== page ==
You can get the calendar as you would any other Angular service, have it as a constructor parameter and dependency injection will provide it for you.

constructor(
private calendar: calendar_v3.Calendar,
) {}

Here is an example of how to get a list of events of some specific calendar. We will also filter only events that are “today” and not deleted/cancelled.

this.calendar.events.list({
// required, it is an email, or email like id of a calendar
calendarId: CALENDAR_ID,
// optional, arguments that let you filter/specify wanted events
timeMin: startOfDay(today).toISOString(),
timeMax: endOfDay(today).toISOString(),
showDeleted: false,
singleEvents: true,

}),

You can also perform other tasks such as creating events but don’t forget to require proper scope claims in with your authentication.

📊Using the Analytics SDK

Setting permissions

Analytics Console  Admin  Account column  User Management 
Select the user Activate the "Read & Analyze" checkbox

Getting the “View ID”

Analytics Console  Admin  View column  View Settings 
⮕ Copy the "View ID" number

Code Example

Same as in a previous example, you’ll need a provider. Provide Analytics class with the default auth method. Extend your app.module.ts providers array with this:

{
provide: analytics_v3.Analytics,
useFactory:
(auth: OAuth2Client) => new analytics_v3.Analytics({ auth }),
deps: [OAuth2Client],
},

Again you’ll have it ready to be injected by DI to any injectable class.

constructor(
private analytics: analytics_v3.Analytics,
) {}

This example will get the specified metrics for the desired time range. In this case, we’ll see total page views for the last 30 days.

this.analytics.data.ga.get({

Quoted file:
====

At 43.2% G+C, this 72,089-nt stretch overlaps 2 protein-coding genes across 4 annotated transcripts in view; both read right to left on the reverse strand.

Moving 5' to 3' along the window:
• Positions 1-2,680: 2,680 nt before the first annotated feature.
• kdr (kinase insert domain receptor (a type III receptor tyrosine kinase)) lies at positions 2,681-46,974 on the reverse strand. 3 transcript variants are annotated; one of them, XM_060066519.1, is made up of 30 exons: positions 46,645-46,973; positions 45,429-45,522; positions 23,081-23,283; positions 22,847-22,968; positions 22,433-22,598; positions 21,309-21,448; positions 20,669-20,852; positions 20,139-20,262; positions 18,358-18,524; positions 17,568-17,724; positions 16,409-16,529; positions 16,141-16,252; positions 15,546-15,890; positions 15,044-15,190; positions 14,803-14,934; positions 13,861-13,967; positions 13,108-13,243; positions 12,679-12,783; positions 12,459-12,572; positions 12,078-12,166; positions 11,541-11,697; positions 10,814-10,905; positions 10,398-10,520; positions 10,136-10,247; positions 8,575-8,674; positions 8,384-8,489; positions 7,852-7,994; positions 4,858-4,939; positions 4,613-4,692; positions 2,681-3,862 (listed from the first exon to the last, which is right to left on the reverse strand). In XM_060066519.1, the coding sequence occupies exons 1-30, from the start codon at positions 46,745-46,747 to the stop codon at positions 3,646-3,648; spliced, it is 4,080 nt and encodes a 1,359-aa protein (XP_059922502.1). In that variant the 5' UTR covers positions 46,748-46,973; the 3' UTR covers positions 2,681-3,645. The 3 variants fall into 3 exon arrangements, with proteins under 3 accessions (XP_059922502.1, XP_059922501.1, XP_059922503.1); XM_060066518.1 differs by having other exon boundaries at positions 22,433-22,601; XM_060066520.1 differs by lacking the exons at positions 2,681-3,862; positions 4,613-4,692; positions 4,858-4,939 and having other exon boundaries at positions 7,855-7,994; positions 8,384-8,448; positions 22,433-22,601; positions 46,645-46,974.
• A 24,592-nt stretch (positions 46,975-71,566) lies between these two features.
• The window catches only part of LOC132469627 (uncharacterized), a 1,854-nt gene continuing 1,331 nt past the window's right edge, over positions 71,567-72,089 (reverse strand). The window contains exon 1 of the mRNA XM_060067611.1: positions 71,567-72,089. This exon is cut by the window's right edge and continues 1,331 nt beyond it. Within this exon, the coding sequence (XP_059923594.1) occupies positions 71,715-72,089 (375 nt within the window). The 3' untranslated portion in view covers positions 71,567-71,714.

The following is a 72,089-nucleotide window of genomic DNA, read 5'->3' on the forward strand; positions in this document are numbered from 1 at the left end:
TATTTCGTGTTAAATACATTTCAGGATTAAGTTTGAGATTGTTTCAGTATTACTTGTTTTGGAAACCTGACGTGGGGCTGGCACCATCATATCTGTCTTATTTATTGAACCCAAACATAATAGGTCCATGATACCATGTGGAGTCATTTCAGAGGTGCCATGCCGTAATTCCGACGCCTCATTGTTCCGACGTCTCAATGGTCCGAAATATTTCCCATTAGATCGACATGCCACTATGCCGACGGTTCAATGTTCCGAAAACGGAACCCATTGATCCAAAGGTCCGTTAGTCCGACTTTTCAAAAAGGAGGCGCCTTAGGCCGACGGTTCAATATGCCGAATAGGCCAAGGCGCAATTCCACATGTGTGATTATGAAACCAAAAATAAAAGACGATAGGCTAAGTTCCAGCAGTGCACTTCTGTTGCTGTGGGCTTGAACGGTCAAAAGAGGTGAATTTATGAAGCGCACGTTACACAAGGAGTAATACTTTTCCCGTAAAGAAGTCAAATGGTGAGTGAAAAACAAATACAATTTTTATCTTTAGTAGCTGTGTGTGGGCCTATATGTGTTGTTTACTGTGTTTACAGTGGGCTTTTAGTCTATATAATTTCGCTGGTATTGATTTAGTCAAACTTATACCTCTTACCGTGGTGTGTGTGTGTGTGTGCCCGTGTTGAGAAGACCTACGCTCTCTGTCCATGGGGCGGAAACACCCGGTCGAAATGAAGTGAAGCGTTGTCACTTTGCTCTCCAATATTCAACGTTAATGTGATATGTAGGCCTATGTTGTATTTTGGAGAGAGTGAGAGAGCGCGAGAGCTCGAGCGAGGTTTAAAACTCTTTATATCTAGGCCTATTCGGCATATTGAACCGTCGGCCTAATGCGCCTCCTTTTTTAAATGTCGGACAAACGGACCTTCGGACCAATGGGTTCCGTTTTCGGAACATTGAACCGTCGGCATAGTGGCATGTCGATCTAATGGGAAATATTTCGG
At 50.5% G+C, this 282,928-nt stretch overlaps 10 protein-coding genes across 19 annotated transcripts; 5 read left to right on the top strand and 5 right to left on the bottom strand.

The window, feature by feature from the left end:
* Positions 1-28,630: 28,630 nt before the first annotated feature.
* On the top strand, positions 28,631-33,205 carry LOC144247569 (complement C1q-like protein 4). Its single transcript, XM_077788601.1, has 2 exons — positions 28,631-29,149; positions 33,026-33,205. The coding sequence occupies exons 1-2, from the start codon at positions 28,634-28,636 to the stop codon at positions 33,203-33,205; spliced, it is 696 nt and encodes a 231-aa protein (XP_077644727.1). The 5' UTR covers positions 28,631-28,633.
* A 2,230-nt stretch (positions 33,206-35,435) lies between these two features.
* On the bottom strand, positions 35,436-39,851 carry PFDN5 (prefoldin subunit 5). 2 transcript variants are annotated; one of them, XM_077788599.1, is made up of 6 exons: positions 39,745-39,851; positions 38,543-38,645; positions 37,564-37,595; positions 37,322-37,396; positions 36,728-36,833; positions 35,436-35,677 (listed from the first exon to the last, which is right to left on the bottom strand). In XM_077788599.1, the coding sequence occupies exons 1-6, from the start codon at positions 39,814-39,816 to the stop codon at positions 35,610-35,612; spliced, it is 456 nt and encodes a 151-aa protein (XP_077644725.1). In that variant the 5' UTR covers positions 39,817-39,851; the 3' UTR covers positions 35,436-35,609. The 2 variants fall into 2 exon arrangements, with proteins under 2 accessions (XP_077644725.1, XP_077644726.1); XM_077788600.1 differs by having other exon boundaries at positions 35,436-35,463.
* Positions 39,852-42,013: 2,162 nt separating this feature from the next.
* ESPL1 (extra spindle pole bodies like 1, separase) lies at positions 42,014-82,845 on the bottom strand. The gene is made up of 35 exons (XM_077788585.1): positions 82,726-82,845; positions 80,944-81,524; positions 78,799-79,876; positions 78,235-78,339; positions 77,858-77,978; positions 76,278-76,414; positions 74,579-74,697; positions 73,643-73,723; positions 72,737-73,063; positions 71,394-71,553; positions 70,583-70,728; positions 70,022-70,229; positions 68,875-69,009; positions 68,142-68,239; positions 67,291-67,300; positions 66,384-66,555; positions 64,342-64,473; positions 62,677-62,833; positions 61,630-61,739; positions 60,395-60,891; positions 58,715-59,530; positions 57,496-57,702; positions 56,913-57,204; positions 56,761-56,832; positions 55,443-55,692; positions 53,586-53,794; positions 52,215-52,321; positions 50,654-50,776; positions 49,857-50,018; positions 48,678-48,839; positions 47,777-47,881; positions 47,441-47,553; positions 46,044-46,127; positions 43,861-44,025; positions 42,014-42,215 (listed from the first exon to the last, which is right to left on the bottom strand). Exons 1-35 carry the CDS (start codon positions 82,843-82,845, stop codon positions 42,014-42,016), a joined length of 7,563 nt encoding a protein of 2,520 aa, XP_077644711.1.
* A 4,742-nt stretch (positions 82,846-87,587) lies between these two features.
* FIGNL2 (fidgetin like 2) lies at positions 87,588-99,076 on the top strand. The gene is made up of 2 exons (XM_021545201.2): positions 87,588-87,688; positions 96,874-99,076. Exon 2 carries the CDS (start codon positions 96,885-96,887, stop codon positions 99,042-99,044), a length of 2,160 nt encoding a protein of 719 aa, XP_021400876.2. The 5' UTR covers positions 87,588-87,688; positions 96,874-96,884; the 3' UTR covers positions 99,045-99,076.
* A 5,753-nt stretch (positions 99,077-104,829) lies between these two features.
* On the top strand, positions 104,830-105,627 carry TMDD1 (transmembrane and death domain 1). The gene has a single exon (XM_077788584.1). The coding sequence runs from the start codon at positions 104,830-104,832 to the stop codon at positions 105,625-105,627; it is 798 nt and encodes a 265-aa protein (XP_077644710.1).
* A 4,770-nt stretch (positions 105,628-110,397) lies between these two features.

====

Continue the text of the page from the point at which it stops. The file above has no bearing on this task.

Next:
ids: 'ga:xxxxxxxxx', // replace xxxxxxxxx with your view ID
'start-date': '30daysAgo',
'end-date': 'today',
metrics: 'ga:pageviews',
})

📋Conclusion

Having a fully typed SDK for an API is a big difference compared to having to find it all in the docs especially the data models. The Auth part of the problem is also taken care of pretty conveniently so it is not a show stopper for people who don’t know how or don’t want to manage that.
Overall it is a lot easier to create features when you have the project environment and tools set up just right.


Follow me here or on Twitter for further reading or updates. Feel free to reach out in case of some questions.

Angular In Depth

The place where advanced Angular concepts are explained

Vojtech Mašek

Written by

Head of Engineering @ FlowUp.cz ⬆️ Angular & TypeScript enthusiast, Speaker 🔊, Stay at home astronaut 🌍

Angular In Depth

The place where advanced Angular concepts are explained

Welcome to a place where words matter. On Medium, smart voices and original ideas take center stage - with no ads in sight. Watch
Follow all the topics you care about, and we’ll deliver the best stories for you to your homepage and inbox. Explore
Get unlimited access to the best stories on Medium — and support writers while you’re at it. Just $5/month. Upgrade